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September 2014

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Evidence of heroin addiction seen every day in the community

At least two people a shift come into Oconomowoc Memorial Hospital trying to fraudulently get a prescription for opiates, according to Dr. Tim Westlake.

Westlake said the rising problem of opiate abuse is really more than a problem. "It's an epidemic," he said.

Today, Westlake said, you are more likely to die of an opiate overdose than in a car accident.

Westlake spoke at a recent community meeting hosted by the Ashippun Fire Department regarding the prevalence of drugs in the community. More than 100 people turned out for the meeting, said Fire Chief Deonne Eske. Topics ranged from how to watch for suspicious activity in your neighborhood to tips on keeping your medications locked up. All have said opiate and heroin abuse is seen across all ages and demographics.

Michael Miller, medical director of Rogers Memorial Hospital Herrington Recovery Center, said you will see opiate addiction among younger generations, especially in more affluent communities such as Lake Country because they have the means to buy pills, he said.

"There is a shocking number of young people in high school and junior high using pills and heroin," he said.

Miller explained the addiction mostly comes from a single source: a valid prescription. Miller and Westlake both said that became more prevalent as the medical industry began prescribing pain pills such as Vicodin and OxyContin more over the last 10 years.

"We didn't use to have these pills and then there was a shift about 10 years ago. And people do have real pain, but then they get hooked," on the drugs, he said.

From pills to heroin

Abuse can come out of legitimate prescription for pain, or it can also come from someone deciding to take a pain pill to get high, but the end result can be heroin use and/or overdose.

Miller said even if you don't hold the prescription yourself, someone can always get the pills through someone else — a family member or friend who does have a prescription.

Dodge County District Attorney Kurt Klomberg said there have been 30 deaths related to the use of heroin and opiates in Dodge County since 2008.

He said heroin use in the community has continued to grow, with a spike in cases in 2011. Klomberg said the issue is not limited to the drugs themselves, but causes increased criminal activity in the community.

The cost of prescription drugs not only leads to criminal activity, but also to using heroin, which is cheaper.

"People will first start with pills because they think they're safe. They know they are made by a pharmaceutical company and prescribed by a doctor. They say they would never use heroin.

"However, over time when an addiction sets in, someone who says they would never use heroin or never use a needle end up using it. It's less expensive," Klomberg explained.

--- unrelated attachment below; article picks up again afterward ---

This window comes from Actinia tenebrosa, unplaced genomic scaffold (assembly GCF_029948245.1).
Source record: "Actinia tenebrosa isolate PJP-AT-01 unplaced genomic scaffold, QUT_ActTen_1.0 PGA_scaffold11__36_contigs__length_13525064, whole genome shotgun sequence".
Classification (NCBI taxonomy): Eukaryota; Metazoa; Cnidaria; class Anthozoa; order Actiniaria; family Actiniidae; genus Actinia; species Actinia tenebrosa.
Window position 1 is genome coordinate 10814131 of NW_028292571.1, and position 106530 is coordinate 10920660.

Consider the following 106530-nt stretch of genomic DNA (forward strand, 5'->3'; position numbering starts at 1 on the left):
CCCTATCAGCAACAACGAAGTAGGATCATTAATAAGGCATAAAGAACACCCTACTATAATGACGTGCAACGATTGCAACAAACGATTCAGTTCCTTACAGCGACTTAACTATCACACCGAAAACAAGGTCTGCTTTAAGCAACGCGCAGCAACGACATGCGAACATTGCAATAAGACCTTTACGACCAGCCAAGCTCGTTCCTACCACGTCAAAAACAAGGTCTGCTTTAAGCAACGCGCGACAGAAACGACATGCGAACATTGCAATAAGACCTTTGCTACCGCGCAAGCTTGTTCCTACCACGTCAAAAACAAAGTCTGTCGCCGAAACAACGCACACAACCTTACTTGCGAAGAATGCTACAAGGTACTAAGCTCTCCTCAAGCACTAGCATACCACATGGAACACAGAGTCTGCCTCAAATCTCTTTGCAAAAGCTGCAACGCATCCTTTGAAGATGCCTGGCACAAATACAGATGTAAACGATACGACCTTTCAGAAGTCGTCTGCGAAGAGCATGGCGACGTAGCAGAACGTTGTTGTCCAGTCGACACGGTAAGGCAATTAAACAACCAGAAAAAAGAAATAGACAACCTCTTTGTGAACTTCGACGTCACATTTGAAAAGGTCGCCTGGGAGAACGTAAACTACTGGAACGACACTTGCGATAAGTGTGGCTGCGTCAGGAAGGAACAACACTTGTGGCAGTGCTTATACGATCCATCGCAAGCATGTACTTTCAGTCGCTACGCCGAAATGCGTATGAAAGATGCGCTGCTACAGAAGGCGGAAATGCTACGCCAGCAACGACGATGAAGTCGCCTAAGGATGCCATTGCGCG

Miller said that while 90 percent of addiction treatment was previously for alcohol, that number has changed. Now, 50 percent are seeking treatment for opiate addiction.

Last month, Eske said, her department responded to three overdoses within two weeks. Even as the community meeting was under way, an officer with the Neosho, Rubicon and Ashippun Police Department had to leave abruptly to take part in a heroin bust.

The next night, Westlake said, a 20-year-old from Dousman died of a heroin overdose.

Watch for signs of use

Eske said the message at the community meeting was what to watch for, not only in your neighborhood, but in your home.

"Always keep medication locked. Even grandchildren could take them," she said. Or, Miller added, their friends without anyone knowing.

Watch for changes in your children if you suspect them, Eske said. Watch for changes in their behavior, if they're moody or secretive. "Ask to see their cellphones. Be the parent," she said.

Miller is one of the American Board of Addiction Medicine certified physicians at Rogers. "There are now medicines that are effective to help (with opiate addiction)," he said. "And we strongly encourage 12-step programs, which can be the most-effective treatment." For more information, visit abam.net.

Klomberg encourages community participation and discussions like the recent meeting.

"I don't see this as solely a law-enforcement issue. It's more of a community-based issue. Law enforcement does have a role, but many people (who use heroin) don't ever find themselves in the courts," he said. "We've been working on how to develop better resources for people not involved in the criminal justice system."

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